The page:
Why Blended Learning & How To Add It To Your Training Program


I keep hearing that today’s workforce needs more training. While that may very well be the case, I refuse to accept that notion until we’re sure we’ve made the most of the time currently allotted to human worker development.

Imagine you’re a workplace trainer. You’ve been given eight hours to teach a particular topic. In the course of this one day, you plan to cover:
  • Applicable laws or industry regulations
  • Organizational policies and procedures
  • Reporting and documentation forms or templates
  • Case studies
  • Simulated scenarios or roleplaying
  • Objective written testing
  • Performance qualification
This list seems to be fairly typical, regardless of industry or field of business. It certainly fits my experience as a veteran police officer and trainer. What aspects of the above list should you be focused on? Where should your students spend the bulk of their time?

As I study adult or workplace education, the more I hear demands for less lecturing and more discussion and real-life application. (I mean really…have you ever heard someone say, “I wish that PowerPoint would have been longer?”) Adults, just as children, learn best when they experiment with their own solutions, debate amongst their peers, and receive feedback from successes and failures.

So how do we maximize the time for engagement, hands-on drills, and simulations while still covering the necessary foundational content? The answer: blended learning.

So what exactly are we blending?

Blended learning is the weaving together of electronic or online learning with in-person classroom or on-site sessions. Students first take webinar-style courses that share the underlying objective content; then they attend in-person courses that build upon that knowledge. Students take the requisite e-learning modules at their own pace and as their own schedules allow. This allows for two things:
  • more of the in-person time to be spent on engaging exercises.
  • the in-person time can be reduced (if necessary), by cutting the lectures. 
Here are the best parts: The time separation between e-learning and in-person sessions adheres to repetition and frequency theories in learning. Students now see the content in multiple timeframes, creating a chance for “forgetting” – which actually enhances memory! Additionally, there is a host of research that suggests certain types of coursework is retained better through e-learning or webinars than through traditional lecture. The key is on which types of material…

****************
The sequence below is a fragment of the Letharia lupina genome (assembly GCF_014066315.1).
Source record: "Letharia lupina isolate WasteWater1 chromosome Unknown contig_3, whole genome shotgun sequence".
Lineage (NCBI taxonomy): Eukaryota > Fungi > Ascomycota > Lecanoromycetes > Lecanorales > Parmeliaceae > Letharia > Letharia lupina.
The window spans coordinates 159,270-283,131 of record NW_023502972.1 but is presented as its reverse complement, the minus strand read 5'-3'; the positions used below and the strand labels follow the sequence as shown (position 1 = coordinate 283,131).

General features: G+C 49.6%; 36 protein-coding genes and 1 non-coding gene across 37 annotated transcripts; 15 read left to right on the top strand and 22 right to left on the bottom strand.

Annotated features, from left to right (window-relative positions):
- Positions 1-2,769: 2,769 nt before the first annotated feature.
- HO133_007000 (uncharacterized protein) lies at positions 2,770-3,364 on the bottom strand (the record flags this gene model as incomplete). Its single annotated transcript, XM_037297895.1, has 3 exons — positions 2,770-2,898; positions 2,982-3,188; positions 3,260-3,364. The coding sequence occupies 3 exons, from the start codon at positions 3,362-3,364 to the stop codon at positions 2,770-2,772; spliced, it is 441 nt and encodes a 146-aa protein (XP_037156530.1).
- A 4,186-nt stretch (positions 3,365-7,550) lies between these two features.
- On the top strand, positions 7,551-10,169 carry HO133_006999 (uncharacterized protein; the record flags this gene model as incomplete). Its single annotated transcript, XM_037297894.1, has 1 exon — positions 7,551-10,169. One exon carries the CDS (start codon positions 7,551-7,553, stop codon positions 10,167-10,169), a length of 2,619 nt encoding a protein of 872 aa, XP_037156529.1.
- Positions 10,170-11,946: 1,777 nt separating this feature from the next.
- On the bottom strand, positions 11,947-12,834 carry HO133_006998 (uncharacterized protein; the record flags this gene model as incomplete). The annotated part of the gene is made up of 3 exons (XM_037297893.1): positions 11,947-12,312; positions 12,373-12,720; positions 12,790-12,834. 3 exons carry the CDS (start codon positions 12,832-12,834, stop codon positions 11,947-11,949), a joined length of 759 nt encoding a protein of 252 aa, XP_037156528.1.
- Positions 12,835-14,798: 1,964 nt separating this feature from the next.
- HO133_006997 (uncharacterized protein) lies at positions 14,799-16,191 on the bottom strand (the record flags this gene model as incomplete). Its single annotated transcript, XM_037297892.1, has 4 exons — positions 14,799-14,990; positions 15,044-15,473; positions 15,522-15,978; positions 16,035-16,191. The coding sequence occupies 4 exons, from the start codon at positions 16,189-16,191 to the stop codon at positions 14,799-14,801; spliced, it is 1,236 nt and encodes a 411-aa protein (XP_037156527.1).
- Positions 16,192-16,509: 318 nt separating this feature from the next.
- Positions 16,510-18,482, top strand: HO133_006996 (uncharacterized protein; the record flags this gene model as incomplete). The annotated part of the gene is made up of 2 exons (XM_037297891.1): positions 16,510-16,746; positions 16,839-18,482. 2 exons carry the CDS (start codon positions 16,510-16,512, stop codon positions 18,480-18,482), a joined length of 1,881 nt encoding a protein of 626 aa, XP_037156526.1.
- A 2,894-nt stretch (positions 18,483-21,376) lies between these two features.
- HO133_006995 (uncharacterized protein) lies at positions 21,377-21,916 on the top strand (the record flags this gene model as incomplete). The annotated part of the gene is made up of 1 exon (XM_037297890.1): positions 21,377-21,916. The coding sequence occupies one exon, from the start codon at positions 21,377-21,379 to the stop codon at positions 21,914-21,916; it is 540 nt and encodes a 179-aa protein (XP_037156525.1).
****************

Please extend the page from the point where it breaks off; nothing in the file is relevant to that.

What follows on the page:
The material that pairs up to webinar or e-learning formats falls into “info dump” – a category where objective data, knowledge, or material is shared with (or dumped on) learners. This sort of one-way content does not require much engagement. It can include:
  • Definitions and nomenclature
  • Flow charts
  • Step-by-step processes
  • Rules
  • Diagrams and data
  • Technical specifications
  • Static relationships, maps, and locations.
When done appropriately, students can master these bits of objective knowledge or linear skills more efficiently through e-learning than through lecture or in-person methods.

We should follow these e-lessons with e-tests. If an e-test cannot appropriately grade or demonstrate growth, then the content is not appropriate for e-learning methods. (I use this standard to figure out what material should be excluded from e-lessons.) Again, the e-testing is done at the convenience of the student’s schedule.

So what does not belong in e-learning?

In one condensed phrase: complex or non-linear applications. As content becomes more susceptible to interpretation, unpredictability, discretion, adaptability, complexity (note: complication may still be linear), or creativity…the less appropriate it is for e-learning or webinar formatting. These are applications that deserve in-person case studies, conversations, and simulations. Cramming these into e-lessons does your program (and your people) a disservice.

Hands-on practicals, while some can be practiced as an individual alongside e-learning videos, should be monitored for quality in-person. Group or team exercises still need to be experienced in-person; as do physical performance or qualification tests.

I’m still very much experimenting with blended learning. I’ve made plenty of valuable mistakes that have helped me along the way. My team continues to analyze our training program to choose which portions of which topics should be transitioned to e-learning formats…and what those lessons should look like. We are perpetually tweaking slides, videos, demonstrations, screen shares, narrations, diagrams, and animations.

If you are responsible for workplace training, consider what content you can shift into e-learning…as well as what content you should not. Whether your allotted training time is being maintained or being reduced, blended learning permits you to maximize your efforts in developing your organization’s human capital.

The investment is worth it. Your lecture is not.

***
Lou Hayes, Jr is a training coordinator for a Chicago area police department. He prefers chalkboards & whiteboards over digital slideshows, but has come to appreciate the role of technology in the learning environment.  Follow him on Twitter at @LouHayesJr

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